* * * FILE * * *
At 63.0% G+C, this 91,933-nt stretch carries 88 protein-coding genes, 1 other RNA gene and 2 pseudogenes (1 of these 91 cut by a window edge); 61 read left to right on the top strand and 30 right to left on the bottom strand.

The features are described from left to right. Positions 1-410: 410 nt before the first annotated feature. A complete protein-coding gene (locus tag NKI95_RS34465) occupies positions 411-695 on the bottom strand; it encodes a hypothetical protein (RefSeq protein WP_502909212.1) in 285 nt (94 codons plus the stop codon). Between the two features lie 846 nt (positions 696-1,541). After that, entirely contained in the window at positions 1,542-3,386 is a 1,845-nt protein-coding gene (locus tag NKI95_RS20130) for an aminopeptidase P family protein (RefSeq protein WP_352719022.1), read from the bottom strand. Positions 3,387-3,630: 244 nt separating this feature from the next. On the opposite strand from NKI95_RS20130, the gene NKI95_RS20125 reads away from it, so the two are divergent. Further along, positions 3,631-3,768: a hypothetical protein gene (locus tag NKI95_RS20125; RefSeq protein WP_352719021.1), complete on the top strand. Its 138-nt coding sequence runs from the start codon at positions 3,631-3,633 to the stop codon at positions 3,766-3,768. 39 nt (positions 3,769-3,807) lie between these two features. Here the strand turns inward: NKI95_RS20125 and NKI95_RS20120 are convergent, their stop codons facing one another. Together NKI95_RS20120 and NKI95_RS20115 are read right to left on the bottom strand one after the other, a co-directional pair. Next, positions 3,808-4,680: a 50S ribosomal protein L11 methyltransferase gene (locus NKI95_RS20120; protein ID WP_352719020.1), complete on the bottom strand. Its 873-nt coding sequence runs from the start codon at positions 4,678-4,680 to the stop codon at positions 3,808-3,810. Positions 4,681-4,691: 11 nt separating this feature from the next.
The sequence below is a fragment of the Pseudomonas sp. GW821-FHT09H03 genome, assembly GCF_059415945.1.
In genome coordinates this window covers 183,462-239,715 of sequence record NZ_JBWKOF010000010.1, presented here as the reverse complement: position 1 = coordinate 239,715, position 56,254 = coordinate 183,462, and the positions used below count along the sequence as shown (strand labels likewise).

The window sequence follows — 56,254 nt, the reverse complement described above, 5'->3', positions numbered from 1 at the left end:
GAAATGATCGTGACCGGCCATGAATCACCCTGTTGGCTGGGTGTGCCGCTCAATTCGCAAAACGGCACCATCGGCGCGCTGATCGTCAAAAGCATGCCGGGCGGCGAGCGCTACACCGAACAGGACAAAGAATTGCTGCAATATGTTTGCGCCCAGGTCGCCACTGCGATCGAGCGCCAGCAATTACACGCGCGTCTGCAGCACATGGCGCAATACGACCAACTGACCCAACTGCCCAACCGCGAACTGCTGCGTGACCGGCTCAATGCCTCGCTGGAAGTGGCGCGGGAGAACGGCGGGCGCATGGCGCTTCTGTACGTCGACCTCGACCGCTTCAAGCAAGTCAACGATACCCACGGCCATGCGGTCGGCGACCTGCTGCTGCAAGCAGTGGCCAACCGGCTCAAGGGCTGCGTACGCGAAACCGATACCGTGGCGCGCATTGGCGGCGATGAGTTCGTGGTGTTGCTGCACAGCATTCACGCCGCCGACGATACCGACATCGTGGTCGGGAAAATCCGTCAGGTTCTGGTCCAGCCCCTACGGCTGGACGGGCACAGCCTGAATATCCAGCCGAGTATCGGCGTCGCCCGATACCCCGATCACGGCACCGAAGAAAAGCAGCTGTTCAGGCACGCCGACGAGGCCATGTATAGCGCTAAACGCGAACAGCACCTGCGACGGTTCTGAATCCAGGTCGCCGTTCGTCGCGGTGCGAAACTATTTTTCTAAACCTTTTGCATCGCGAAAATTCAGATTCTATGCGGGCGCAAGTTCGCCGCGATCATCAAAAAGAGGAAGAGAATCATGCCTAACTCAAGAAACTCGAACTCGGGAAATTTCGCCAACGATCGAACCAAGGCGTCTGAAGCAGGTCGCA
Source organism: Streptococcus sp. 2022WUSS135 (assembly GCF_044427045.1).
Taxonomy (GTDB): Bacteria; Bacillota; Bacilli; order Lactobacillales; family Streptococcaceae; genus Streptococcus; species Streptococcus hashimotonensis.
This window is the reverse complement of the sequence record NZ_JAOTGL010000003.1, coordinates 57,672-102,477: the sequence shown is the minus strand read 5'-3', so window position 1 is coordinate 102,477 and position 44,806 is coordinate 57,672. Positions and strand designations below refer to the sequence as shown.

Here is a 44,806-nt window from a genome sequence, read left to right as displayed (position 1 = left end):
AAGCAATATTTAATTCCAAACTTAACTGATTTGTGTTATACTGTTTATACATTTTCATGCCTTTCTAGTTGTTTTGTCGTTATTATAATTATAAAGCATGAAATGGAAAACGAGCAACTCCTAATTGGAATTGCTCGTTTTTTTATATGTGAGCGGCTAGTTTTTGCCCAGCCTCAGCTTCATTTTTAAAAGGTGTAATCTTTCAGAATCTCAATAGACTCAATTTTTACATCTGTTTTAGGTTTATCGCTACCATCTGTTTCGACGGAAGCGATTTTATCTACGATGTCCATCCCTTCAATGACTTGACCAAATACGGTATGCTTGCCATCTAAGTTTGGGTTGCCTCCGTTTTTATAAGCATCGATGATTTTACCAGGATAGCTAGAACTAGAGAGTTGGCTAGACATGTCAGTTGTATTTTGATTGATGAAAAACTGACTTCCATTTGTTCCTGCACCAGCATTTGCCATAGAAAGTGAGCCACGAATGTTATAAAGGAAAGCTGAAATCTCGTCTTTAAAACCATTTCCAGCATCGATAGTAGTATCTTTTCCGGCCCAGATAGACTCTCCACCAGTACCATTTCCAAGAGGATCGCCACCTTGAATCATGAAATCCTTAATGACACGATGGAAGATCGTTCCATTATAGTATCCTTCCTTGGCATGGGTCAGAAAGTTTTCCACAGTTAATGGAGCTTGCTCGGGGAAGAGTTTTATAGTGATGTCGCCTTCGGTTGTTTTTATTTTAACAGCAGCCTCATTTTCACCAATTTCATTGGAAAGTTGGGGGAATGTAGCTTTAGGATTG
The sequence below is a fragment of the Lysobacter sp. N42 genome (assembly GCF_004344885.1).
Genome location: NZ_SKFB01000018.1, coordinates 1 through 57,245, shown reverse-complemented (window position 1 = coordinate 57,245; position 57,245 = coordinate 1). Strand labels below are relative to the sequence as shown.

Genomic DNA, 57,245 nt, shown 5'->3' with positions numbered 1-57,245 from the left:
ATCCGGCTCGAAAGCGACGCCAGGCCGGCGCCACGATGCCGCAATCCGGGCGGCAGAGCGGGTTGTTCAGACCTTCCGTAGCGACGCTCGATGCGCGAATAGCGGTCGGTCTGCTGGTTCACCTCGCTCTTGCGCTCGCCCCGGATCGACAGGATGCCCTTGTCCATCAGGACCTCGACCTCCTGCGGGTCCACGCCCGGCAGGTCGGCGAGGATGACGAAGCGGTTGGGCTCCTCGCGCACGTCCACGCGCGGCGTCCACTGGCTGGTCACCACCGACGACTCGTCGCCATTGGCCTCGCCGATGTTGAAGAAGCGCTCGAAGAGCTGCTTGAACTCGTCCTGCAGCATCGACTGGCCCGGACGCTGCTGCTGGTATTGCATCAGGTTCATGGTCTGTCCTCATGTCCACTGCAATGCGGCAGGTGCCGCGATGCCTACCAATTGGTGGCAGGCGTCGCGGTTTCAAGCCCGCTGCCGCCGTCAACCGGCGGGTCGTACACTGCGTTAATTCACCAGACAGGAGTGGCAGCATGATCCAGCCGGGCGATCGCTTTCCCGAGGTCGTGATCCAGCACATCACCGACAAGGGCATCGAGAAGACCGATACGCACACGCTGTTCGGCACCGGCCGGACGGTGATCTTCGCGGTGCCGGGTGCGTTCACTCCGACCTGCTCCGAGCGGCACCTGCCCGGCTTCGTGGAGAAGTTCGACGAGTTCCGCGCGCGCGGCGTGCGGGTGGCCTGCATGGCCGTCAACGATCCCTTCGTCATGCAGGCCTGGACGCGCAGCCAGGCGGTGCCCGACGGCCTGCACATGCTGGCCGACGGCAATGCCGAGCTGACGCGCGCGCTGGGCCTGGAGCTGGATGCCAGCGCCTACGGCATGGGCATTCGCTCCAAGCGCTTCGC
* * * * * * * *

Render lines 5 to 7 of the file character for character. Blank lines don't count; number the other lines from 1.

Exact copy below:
The window sequence follows — 56,254 nt, the reverse complement described above, 5'->3', positions numbered from 1 at the left end:
GAAATGATCGTGACCGGCCATGAATCACCCTGTTGGCTGGGTGTGCCGCTCAATTCGCAAAACGGCACCATCGGCGCGCTGATCGTCAAAAGCATGCCGGGCGGCGAGCGCTACACCGAACAGGACAAAGAATTGCTGCAATATGTTTGCGCCCAGGTCGCCACTGCGATCGAGCGCCAGCAATTACACGCGCGTCTGCAGCACATGGCGCAATACGACCAACTGACCCAACTGCCCAACCGCGAACTGCTGCGTGACCGGCTCAATGCCTCGCTGGAAGTGGCGCGGGAGAACGGCGGGCGCATGGCGCTTCTGTACGTCGACCTCGACCGCTTCAAGCAAGTCAACGATACCCACGGCCATGCGGTCGGCGACCTGCTGCTGCAAGCAGTGGCCAACCGGCTCAAGGGCTGCGTACGCGAAACCGATACCGTGGCGCGCATTGGCGGCGATGAGTTCGTGGTGTTGCTGCACAGCATTCACGCCGCCGACGATACCGACATCGTGGTCGGGAAAATCCGTCAGGTTCTGGTCCAGCCCCTACGGCTGGACGGGCACAGCCTGAATATCCAGCCGAGTATCGGCGTCGCCCGATACCCCGATCACGGCACCGAAGAAAAGCAGCTGTTCAGGCACGCCGACGAGGCCATGTATAGCGCTAAACGCGAACAGCACCTGCGACGGTTCTGAATCCAGGTCGCCGTTCGTCGCGGTGCGAAACTATTTTTCTAAACCTTTTGCATCGCGAAAATTCAGATTCTATGCGGGCGCAAGTTCGCCGCGATCATCAAAAAGAGGAAGAGAATCATGCCTAACTCAAGAAACTCGAACTCGGGAAATTTCGCCAACGATCGAACCAAGGCGTCTGAAGCAGGTCGCA
Source organism: Streptococcus sp. 2022WUSS135 (assembly GCF_044427045.1).